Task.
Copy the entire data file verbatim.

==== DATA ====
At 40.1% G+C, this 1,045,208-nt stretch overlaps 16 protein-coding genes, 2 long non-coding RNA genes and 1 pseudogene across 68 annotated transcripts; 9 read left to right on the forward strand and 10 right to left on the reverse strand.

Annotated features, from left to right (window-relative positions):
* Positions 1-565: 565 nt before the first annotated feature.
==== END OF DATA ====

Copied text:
At 40.1% G+C, this 1,045,208-nt stretch overlaps 16 protein-coding genes, 2 long non-coding RNA genes and 1 pseudogene across 68 annotated transcripts; 9 read left to right on the forward strand and 10 right to left on the reverse strand.

Annotated features, from left to right (window-relative positions):
* Positions 1-565: 565 nt before the first annotated feature.